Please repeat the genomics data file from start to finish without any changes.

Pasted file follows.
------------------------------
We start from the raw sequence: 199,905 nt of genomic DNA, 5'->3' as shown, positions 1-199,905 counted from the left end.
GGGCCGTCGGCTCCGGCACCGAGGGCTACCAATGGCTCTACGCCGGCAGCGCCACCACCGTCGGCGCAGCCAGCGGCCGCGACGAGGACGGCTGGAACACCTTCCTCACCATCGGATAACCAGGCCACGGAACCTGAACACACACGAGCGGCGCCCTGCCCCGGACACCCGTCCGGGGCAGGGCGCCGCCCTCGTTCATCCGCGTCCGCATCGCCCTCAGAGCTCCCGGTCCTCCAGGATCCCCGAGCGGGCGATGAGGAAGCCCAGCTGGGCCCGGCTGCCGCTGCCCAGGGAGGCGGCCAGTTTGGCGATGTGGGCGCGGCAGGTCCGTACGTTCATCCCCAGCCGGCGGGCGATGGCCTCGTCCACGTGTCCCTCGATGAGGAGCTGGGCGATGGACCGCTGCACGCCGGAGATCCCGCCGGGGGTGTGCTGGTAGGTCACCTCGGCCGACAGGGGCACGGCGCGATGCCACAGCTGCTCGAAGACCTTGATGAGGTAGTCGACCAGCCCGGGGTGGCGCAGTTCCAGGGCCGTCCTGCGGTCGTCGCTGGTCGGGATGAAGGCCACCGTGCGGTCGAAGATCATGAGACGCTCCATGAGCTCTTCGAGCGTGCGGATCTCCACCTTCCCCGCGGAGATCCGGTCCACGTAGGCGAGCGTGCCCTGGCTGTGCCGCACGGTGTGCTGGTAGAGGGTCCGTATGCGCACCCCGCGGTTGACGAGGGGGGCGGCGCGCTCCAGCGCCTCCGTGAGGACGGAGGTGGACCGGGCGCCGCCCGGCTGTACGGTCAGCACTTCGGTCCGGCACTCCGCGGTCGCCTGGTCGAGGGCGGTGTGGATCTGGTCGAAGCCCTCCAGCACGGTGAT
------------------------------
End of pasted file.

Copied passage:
We start from the raw sequence: 199,905 nt of genomic DNA, 5'->3' as shown, positions 1-199,905 counted from the left end.
GGGCCGTCGGCTCCGGCACCGAGGGCTACCAATGGCTCTACGCCGGCAGCGCCACCACCGTCGGCGCAGCCAGCGGCCGCGACGAGGACGGCTGGAACACCTTCCTCACCATCGGATAACCAGGCCACGGAACCTGAACACACACGAGCGGCGCCCTGCCCCGGACACCCGTCCGGGGCAGGGCGCCGCCCTCGTTCATCCGCGTCCGCATCGCCCTCAGAGCTCCCGGTCCTCCAGGATCCCCGAGCGGGCGATGAGGAAGCCCAGCTGGGCCCGGCTGCCGCTGCCCAGGGAGGCGGCCAGTTTGGCGATGTGGGCGCGGCAGGTCCGTACGTTCATCCCCAGCCGGCGGGCGATGGCCTCGTCCACGTGTCCCTCGATGAGGAGCTGGGCGATGGACCGCTGCACGCCGGAGATCCCGCCGGGGGTGTGCTGGTAGGTCACCTCGGCCGACAGGGGCACGGCGCGATGCCACAGCTGCTCGAAGACCTTGATGAGGTAGTCGACCAGCCCGGGGTGGCGCAGTTCCAGGGCCGTCCTGCGGTCGTCGCTGGTCGGGATGAAGGCCACCGTGCGGTCGAAGATCATGAGACGCTCCATGAGCTCTTCGAGCGTGCGGATCTCCACCTTCCCCGCGGAGATCCGGTCCACGTAGGCGAGCGTGCCCTGGCTGTGCCGCACGGTGTGCTGGTAGAGGGTCCGTATGCGCACCCCGCGGTTGACGAGGGGGGCGGCGCGCTCCAGCGCCTCCGTGAGGACGGAGGTGGACCGGGCGCCGCCCGGCTGTACGGTCAGCACTTCGGTCCGGCACTCCGCGGTCGCCTGGTCGAGGGCGGTGTGGATCTGGTCGAAGCCCTCCAGCACGGTGAT